Causes and Transmission of HIV

Instructor: Adrianne Baron

Adrianne has taught high school and college biology and has a master's degree in cancer biology.

You have likely heard all kinds of information about HIV, but may still have questions about exactly how you get it. This lesson will describe how HIV is transmitted from person to person.

HIV

You have heard about this very scary virus for years. Over time you've also heard a lot of conflicting information about HIV or the human immunodeficiency virus. This virus is one that infects the body and attacks the immune system. It continues to attack until the immune system is completely unable to function during the last stage of the infection, which we call AIDS or acquired immune deficiency syndrome.

If you are like most people, you want to understand exactly how this virus is passed from person to person, or is transmitted.

Transmission Routes

HIV is carried in certain fluids in the body such as semen, blood, vaginal secretions, and breast milk. The ways that HIV can be passed from one person to another are based on the bodily fluids that carry the virus. Despite many misconceptions, it cannot be passed through skin-to-skin contact with intact skin or via saliva.

The virus is transmitted by sexual contact through the exchange of semen and/or vaginal secretions. There is a difference in how easily the virus is passed depending on the type of sex. The easiest way to pass the virus during sexual contact is from one man to another man who is receiving anal sex. The next easiest way is through vaginal sex from a man to a woman. It is also passed, but less easily, from the man receiving anal sex to the man giving it and from the woman to the man during vaginal sex. HIV may also be passed through oral sex in either direction, as well as from woman to woman during vaginal interactions, but it is not as easily transmitted this way.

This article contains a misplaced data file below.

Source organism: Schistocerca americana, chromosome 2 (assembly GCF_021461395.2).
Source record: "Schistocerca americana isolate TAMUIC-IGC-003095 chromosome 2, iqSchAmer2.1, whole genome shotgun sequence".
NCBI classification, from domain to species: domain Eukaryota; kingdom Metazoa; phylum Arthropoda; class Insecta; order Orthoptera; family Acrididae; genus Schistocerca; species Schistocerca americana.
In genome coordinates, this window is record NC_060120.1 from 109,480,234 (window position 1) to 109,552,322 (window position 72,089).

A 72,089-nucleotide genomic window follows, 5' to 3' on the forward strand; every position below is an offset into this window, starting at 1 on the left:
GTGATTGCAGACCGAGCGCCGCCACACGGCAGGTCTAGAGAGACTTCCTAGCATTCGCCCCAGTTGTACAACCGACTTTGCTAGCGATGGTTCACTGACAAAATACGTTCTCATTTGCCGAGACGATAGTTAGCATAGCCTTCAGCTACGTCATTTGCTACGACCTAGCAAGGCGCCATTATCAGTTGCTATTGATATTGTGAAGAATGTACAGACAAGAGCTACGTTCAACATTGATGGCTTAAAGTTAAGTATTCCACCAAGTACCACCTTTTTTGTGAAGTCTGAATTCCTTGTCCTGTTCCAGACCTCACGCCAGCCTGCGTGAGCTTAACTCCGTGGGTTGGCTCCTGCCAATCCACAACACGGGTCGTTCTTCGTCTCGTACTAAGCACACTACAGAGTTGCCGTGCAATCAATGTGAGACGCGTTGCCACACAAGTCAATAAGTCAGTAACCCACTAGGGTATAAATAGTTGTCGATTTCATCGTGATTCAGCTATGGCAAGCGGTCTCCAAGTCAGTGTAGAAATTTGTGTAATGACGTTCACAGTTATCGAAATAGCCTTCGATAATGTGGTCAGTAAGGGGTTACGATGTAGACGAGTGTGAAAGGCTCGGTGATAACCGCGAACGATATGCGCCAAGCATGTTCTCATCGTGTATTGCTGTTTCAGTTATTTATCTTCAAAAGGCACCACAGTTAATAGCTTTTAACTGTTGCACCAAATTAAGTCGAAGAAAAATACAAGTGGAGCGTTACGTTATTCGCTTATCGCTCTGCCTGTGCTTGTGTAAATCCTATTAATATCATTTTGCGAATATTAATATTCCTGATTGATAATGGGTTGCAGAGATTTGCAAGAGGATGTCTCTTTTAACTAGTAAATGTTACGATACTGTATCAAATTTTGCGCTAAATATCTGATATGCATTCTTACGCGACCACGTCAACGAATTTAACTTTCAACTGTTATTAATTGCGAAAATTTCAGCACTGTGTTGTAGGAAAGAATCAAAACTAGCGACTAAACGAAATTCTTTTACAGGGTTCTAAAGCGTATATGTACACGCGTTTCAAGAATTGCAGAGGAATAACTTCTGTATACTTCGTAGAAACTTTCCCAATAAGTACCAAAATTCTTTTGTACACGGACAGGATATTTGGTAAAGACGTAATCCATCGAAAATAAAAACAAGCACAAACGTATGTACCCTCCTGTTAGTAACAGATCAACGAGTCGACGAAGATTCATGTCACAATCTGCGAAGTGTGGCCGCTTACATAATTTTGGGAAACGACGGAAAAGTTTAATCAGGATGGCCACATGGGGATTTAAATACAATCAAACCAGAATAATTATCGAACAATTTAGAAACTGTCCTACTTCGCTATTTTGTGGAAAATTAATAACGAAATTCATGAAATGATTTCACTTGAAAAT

Sharing needles is a mode of HIV transmission
Picture of two people with one needle

The next most common way for HIV to be transmitted is through sharing needles that are used in taking drugs. Blood from one person is likely to get on the needle when it is used. Anyone who uses the needle after that will get some of that person's blood in them. If the first person to use the needle has HIV, then it can be transmitted to everyone who uses the needle after them.

Sadly, there are also times when babies are born with HIV because it is transmitted to them during fetal development inside their mother. This doesn't occur very often anymore because the mom can be treated, ensuring that the chances of passing HIV to her unborn child are slim.

The other possible way that a mom might transmit HIV it to a baby is through breastfeeding. Transmission through this route is also rare since the moms are normally advised to not breastfeed if they are HIV-positive or they are given medications if they do choose to breastfeed.

HIV can be transmitted to healthcare workers by an accidental needle stick
Picture of a healthcare worker giving an injection

The last possibility (which has also decreased in recent years) is through an accidental needle stick. This method of transmission is likely to involve a healthcare worker or caregiver. Transmission happens when working with an HIV-positive individual. If a needle used for an injection or blood draw accidentally sticks the healthcare worker or caregiver after being used, then there is a chance that the virus can be transmitted.

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